Meet some of the women that are helping to make a difference, women that are being bold for change to create what is best for the health and diversity of our ocean! Happy International Women’s Day!” - #BeBoldForChange #IWD2017 #OceanWomen
Meet Women being bold for change to create what is best for the health and diversity of our ocean
Ms. Tagaloa Cooper Halo, Climate Change Institutional Strengthening Adviser at SPREP
“What I find most exciting about oceans and the Pacific Ocean in particular is that it is the one thing you cantouch that connects you to every other land and person in the Pacific. It is the one thing you can touch that transcends cultural identity, age, gender, social status and so forth. Our ocean is the common denominator¬— it feeds us, it teaches us how to fish, to swim….it’s a vehicle for our cultural activities and costumes, it is a source or point of social interaction that nurtures friendships and families.”
What is your message to Pacific women that are interested in your line of work?
“This is your Pacific, it will be your children’s Pacific – their foundation and first home, therefore it is your responsibility to guarantee them a Pacific future that is bright and proud. You have to trust yourself as the first teacher of character and leadership by applying for roles in this field or in SPREP. I always wanted to work in this field and I trusted myself enough to make career choices to ensure this was my path - to influence for the benefit of my region and of my children, after all it is where their foundation is, no matter where their life path may take them. If you don’t build self-belief and confidence that you can be a positive influence, well someone else is going to do it and advise you – you can’t really complain thereafter.”
Ms Petra Chan Tung, Finance and Administration Adviser, SPREP
“Growing up in the islands, the ocean basically means everything to us particularly reflecting our livelihood, our culture and what defines us. Our forefathers were ocean navigators themselves. In terms of my job, one of the greatest satisfactions come from being part of a team that is supporting initiatives to protect our environment, both land, air and sea not only for our time but most especially, sustaining it for generations to come which includes our children.”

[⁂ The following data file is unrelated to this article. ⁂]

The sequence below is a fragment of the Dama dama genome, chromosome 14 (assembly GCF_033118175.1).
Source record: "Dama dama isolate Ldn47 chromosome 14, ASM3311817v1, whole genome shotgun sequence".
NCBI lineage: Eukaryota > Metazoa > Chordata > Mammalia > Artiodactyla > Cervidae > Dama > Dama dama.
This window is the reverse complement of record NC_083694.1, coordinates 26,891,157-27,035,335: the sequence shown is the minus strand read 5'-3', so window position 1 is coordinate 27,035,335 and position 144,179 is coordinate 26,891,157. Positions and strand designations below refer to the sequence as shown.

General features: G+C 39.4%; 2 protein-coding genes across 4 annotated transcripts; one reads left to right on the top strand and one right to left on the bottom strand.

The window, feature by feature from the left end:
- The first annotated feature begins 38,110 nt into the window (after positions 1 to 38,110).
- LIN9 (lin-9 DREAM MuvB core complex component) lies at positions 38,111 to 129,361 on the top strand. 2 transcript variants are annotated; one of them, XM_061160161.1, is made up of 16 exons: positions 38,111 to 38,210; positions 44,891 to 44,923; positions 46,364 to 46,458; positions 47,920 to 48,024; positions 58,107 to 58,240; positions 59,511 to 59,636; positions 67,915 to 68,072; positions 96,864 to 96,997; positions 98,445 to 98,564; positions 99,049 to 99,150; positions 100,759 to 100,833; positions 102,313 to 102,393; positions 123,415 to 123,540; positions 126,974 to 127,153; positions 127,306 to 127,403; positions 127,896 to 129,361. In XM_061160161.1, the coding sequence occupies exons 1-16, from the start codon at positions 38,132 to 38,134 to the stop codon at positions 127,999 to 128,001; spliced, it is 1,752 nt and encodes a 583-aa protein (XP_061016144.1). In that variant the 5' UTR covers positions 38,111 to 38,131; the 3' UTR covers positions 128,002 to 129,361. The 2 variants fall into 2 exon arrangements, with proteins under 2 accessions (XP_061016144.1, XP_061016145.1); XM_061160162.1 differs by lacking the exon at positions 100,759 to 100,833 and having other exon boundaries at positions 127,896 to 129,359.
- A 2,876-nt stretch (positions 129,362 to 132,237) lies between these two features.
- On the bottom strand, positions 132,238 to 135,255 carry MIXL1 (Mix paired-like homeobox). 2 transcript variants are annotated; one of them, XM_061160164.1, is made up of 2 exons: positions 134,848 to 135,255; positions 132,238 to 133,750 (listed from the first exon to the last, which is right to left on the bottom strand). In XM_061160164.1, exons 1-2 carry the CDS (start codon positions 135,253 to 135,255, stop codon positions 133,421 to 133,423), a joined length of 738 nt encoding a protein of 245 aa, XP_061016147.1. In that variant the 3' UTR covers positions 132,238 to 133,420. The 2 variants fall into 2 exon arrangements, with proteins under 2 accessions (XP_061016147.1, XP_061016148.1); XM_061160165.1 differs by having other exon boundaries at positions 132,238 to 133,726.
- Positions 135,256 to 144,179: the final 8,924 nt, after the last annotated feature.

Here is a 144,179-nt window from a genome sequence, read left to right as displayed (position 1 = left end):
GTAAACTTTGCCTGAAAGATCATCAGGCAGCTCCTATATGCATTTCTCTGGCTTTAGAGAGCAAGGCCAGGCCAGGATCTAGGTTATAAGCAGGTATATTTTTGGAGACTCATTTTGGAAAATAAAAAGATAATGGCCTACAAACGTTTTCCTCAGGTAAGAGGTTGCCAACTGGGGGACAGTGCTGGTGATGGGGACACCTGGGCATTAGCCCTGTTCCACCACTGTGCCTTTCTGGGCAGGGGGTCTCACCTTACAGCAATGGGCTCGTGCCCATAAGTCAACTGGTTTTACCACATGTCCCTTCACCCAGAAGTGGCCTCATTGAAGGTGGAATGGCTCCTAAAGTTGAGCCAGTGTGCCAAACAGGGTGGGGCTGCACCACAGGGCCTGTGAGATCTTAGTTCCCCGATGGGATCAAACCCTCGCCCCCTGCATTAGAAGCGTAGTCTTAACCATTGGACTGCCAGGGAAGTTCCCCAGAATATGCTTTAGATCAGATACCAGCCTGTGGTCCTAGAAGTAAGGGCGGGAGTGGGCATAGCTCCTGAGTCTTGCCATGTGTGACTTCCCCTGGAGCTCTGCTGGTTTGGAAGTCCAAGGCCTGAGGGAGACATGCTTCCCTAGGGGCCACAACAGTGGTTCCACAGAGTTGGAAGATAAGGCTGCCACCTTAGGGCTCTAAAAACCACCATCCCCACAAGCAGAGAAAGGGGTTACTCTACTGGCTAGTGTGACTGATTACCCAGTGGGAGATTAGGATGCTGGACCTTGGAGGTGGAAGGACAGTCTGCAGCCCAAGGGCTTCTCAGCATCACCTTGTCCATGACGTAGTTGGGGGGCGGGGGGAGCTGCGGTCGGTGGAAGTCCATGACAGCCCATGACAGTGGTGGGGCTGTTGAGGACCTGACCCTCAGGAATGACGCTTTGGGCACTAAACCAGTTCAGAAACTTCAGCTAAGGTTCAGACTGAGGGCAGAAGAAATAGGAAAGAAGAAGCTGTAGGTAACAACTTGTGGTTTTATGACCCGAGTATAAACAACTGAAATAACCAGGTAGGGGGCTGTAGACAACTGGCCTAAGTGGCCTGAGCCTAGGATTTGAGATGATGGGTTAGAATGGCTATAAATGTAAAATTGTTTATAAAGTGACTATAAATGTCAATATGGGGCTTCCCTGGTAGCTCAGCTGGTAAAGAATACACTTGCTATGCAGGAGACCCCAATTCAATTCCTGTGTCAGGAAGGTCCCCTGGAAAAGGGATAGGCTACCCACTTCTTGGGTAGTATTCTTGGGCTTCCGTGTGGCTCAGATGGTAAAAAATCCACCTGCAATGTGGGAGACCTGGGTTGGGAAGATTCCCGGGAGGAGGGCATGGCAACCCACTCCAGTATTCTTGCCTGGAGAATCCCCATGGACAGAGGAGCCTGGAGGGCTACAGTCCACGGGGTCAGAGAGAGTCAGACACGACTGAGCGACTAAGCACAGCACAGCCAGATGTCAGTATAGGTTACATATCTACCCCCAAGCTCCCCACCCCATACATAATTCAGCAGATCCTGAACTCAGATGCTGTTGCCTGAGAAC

What strategies do you use to balance your role as a female family member and your work? Or as a woman, what challenges have you faced in your education or work?
“Women in the Samoan society are the backbone for families and communities. In balancing my role as a female family member and work, as a sister and cousin, I play a prominent role in planning for the development of my family both the immediate as well as long distant relations. That is, I do make the time to be involved in the decision making for my family and equally share the responsibilities being tasked for each family member. As a mother, the skills learnt from observing my own mother over the years have automatically been inherited and I learned to prioritise family needs especially my children which ideally if in order, so will be the time and focus for work. In terms of challenges, fortunately for me, growing up in a society that respects and values the rights of women, I have not encountered any such difficulty with respect to gender when it comes to both work and education and thus I was able to compete equally and assessed on merits.”